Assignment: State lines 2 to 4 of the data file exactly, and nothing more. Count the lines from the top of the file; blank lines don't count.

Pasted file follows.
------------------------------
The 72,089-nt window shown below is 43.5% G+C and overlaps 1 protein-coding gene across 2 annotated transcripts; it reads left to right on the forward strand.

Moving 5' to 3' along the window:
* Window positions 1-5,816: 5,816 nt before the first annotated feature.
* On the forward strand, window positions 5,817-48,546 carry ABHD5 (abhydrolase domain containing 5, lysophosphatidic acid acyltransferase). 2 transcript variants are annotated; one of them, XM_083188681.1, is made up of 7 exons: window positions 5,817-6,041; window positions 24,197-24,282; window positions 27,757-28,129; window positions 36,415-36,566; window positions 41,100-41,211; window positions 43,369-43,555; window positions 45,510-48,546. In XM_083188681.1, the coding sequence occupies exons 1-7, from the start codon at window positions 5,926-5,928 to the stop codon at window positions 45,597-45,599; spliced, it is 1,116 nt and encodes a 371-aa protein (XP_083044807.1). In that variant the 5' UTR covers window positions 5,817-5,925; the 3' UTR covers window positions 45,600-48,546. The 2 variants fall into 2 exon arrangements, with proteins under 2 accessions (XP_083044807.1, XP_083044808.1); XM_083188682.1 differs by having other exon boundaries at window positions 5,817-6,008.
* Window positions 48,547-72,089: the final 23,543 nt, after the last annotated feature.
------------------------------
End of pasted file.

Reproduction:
Moving 5' to 3' along the window:
* Window positions 1-5,816: 5,816 nt before the first annotated feature.
* On the forward strand, window positions 5,817-48,546 carry ABHD5 (abhydrolase domain containing 5, lysophosphatidic acid acyltransferase). 2 transcript variants are annotated; one of them, XM_083188681.1, is made up of 7 exons: window positions 5,817-6,041; window positions 24,197-24,282; window positions 27,757-28,129; window positions 36,415-36,566; window positions 41,100-41,211; window positions 43,369-43,555; window positions 45,510-48,546. In XM_083188681.1, the coding sequence occupies exons 1-7, from the start codon at window positions 5,926-5,928 to the stop codon at window positions 45,597-45,599; spliced, it is 1,116 nt and encodes a 371-aa protein (XP_083044807.1). In that variant the 5' UTR covers window positions 5,817-5,925; the 3' UTR covers window positions 45,600-48,546. The 2 variants fall into 2 exon arrangements, with proteins under 2 accessions (XP_083044807.1, XP_083044808.1); XM_083188682.1 differs by having other exon boundaries at window positions 5,817-6,008.